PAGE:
Tutorial: Android SQLite Database

SQLite is one of several ways that Android provide to store data. SQLite is already come with vanilla Android OS and it is very light weight to be used under mobile environment. Below is the tutorial on how to create classes to handle SQLite database operations.

For the sake of simplicity, I only uses one table with only 3 columns to store cars information. The three columns are id (INT), brand (TEXT), and color (TEXT) like the following structures:

Table name: car
+-------+------+-----+
| Field | Type | Key |
+-------+------+-----+
| id    | INT  | PRI |
| brand | TEXT |     |
| color | TEXT |     |
+-------+------+-----+

The first thing you have to do is creating a class that represent the car table, hence the following is the car class for the above table:

public class Car {

    public int id;
    public String brand;
    public String color;

    // constructor
    public Car(int id, String brand, String color) {
        this.id = id;
        this.brand = brand;
        this.color = color;
    }

    // 2nd constructor
    public Car(String brand, String color) {
        this.brand = brand;
        this.color = color;
    }

}

In order to handle all CRUD (Create, Read/Retrieve, Update, Delete) method and operations to SQLite database we need to create our database handler class which extends the SQLiteOpenHelper class.

public class CarHandler extends SQLiteOpenHelper {

	private String CAR_TABLE = "car";
	private String KEY_ID = "id";
	private String FIELD_BRAND = "brand";
	private String FIELD_COLOR = "color";

	private static String databaseName = "CarDB";
	private static int version = 1;

	public CarHandler(Context context) {
		super(context, databaseName, null, version);
	}

	@Override
	public void onCreate(SQLiteDatabase db) {
		String CREATE_CAR_TABLE = "CREATE TABLE " + CAR_TABLE + "("
                + KEY_ID + " INTEGER PRIMARY KEY," + FIELD_BRAND + " TEXT,"
                + FIELD_COLOR + " TEXT)";
                db.execSQL(CREATE_CAR_TABLE);
	}

	@Override
	public void onUpgrade(SQLiteDatabase db, int oldVersion, int newVersion) {
		db.execSQL("DROP TABLE IF EXISTS " + CAR_TABLE);
		this.onCreate(db);
	}
}

The database handler class need to override two method from SQLiteOpenHelper class. The first one is onCreate(), required as you first creating your SQLite database. And the second is onUpgrade(), where you require changes or modification to previously created database then this method will be executed.

Database CRUD Operations

The usual minimum requirement in database operations is CRUD. So we have to set up our CRUD methods. For example, here I have 4 more methods to be added to the handler class: add(), delete(), get(), update() as it’s basic CRUD methods. But yours may be fewer or more, depends on your application requirements.

public void add(Car car){
	SQLiteDatabase db = this.getWritableDatabase();
	ContentValues values = new ContentValues();
	values.put(FIELD_BRAND, car.brand);
	values.put(FIELD_COLOR, car.color);

	// Inserting Row
	db.insert(CAR_TABLE, null, values);
	db.close(); // Closing database connection
}

public Car get(int id){
	SQLiteDatabase db = this.getReadableDatabase();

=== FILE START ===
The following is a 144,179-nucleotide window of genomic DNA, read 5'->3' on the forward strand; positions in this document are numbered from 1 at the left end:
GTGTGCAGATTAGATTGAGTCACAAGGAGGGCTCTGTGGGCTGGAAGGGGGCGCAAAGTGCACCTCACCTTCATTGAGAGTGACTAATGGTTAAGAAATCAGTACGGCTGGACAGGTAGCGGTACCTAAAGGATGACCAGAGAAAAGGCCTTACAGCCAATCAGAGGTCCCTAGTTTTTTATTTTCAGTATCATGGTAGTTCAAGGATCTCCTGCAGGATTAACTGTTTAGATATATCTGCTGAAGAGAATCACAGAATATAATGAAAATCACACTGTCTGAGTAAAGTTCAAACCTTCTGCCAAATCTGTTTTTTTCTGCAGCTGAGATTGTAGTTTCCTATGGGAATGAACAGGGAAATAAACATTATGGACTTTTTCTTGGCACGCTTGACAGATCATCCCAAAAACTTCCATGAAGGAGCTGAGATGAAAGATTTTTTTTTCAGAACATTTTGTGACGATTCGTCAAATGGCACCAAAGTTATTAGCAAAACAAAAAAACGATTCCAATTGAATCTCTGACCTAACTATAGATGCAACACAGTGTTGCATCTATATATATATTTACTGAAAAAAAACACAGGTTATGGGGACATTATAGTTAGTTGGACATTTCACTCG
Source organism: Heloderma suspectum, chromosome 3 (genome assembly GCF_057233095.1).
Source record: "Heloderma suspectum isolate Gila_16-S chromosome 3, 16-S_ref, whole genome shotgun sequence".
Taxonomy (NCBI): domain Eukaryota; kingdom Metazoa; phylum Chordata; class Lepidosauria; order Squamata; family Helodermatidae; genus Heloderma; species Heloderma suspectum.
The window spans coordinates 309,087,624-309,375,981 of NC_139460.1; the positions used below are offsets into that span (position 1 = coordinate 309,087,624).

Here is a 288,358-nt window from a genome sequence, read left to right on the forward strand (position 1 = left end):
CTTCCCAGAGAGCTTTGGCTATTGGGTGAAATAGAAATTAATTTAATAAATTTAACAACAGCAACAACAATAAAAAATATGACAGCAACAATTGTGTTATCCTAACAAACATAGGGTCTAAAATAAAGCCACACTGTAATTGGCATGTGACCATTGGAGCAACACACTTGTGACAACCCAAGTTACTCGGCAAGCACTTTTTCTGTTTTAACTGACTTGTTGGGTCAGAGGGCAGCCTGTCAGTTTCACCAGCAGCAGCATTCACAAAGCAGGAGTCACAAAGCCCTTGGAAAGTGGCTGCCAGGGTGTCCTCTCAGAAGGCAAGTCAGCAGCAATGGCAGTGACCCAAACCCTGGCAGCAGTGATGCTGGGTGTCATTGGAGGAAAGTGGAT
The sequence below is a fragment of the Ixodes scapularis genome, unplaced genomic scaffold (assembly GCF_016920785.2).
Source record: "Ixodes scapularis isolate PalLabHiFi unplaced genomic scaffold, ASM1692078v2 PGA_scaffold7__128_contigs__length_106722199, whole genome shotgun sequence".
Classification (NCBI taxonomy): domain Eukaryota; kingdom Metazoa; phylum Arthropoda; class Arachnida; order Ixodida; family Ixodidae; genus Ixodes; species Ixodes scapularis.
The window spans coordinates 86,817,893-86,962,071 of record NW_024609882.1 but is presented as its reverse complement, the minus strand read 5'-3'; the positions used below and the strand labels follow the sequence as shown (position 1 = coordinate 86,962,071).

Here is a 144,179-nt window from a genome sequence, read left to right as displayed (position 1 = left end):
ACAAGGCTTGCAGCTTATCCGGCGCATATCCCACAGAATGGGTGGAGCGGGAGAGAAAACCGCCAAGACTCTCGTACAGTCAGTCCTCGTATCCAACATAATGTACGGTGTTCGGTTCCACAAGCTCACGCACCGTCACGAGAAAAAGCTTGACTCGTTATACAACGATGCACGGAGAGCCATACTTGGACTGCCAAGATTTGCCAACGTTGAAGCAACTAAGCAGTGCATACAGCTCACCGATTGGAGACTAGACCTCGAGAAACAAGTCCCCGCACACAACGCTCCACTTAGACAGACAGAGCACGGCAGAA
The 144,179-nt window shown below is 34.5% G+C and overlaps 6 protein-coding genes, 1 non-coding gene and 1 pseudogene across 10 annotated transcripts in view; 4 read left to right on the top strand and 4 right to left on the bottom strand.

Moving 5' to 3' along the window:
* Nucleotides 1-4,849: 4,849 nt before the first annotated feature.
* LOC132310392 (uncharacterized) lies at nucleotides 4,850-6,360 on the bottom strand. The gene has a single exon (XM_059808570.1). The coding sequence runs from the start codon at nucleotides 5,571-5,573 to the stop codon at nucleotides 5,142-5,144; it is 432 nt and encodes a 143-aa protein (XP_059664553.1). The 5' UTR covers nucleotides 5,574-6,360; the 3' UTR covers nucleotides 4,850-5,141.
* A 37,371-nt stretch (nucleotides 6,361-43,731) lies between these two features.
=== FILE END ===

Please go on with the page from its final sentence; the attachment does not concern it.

Cursor cursor = db.query(CAR_TABLE, new String[] { KEY_ID,
            FIELD_BRAND, FIELD_COLOR }, KEY_ID + "=?",
            new String[] { String.valueOf(id) }, 
            null, // group by 
            null, // having
            null, // order by
            null); // limit

	if (cursor != null) cursor.moveToFirst();
	    Car car = new Car(
	    	Integer.parseInt(cursor.getString(0)),
	    	cursor.getString(1),
	    	cursor.getString(2));
	    cursor.close();
	    db.close();
	    return car;
	}
}

public int update(Car car) {

    SQLiteDatabase db = this.getWritableDatabase();

    ContentValues values = new ContentValues();
    values.put(FIELD_BRAND, car.brand);
    values.put(FIELD_COLOR, car.color);

    // updating row
    return db.update(CAR_TABLE, values, KEY_ID + " = ?",
            new String[] { String.valueOf(car.id) });
}

public int delete(PushNotification notification) {

    SQLiteDatabase db = this.getWritableDatabase();
    // deleting row
    return db.delete(CAR_TABLE, KEY_ID + " = ?",
        new String[] { String.valueOf(notification.getId()) });

}

That is the CRUD methods required for handling car table in SQLite database. As an additional method I add one method to retrieve all tuples (rows) contained in the table. The method named getAll() like below:

public ArrayList getAll(){

  ArrayList listCar = new ArrayList();

  SQLiteDatabase db = this.getReadableDatabase();
  Cursor cursor = db.rawQuery("SELECT * FROM " + CAR_TABLE, null);   try{
    if (cursor != null){
      if(cursor.moveToFirst()){
        do {
  	  Car car = new Car(
            Integer.parseInt(cursor.getString(0)),
            cursor.getString(1),
            cursor.getString(2) );
            listCar.add(car);
        } while(cursor.moveToNext());
      }
    }
  } finally {
    cursor.close();
    db.close();
  }
  return listCar;
}

Please be noted that you have to close open cursor and db when you don’t need them as they more likely to create a database or memory leak.

Database Handler Usage

The usage of database handler class is easy, code below is the example:

CarHandler db = new CarHandler(this);
// this: Activity class
// Inserting Car data
Log.d("Insert: ", "Inserting ..");

db.add(new Car("Mustang", "red"));
db.add(new Car("Porsche", "silver"));
db.add(new Car("Jazz", "white"));
db.add(new Car("X5", "black"));
// Reads all cars
Log.d("Reading: ","Reading all cars...");
ArrayList<Car> cars = db.getAll();
for(Car c: cars) {
    String data = "ID: "+c.id+", Brand: "+c.brand+", Color: "+c.color;
    Log.d("Car: ", data);
}

 

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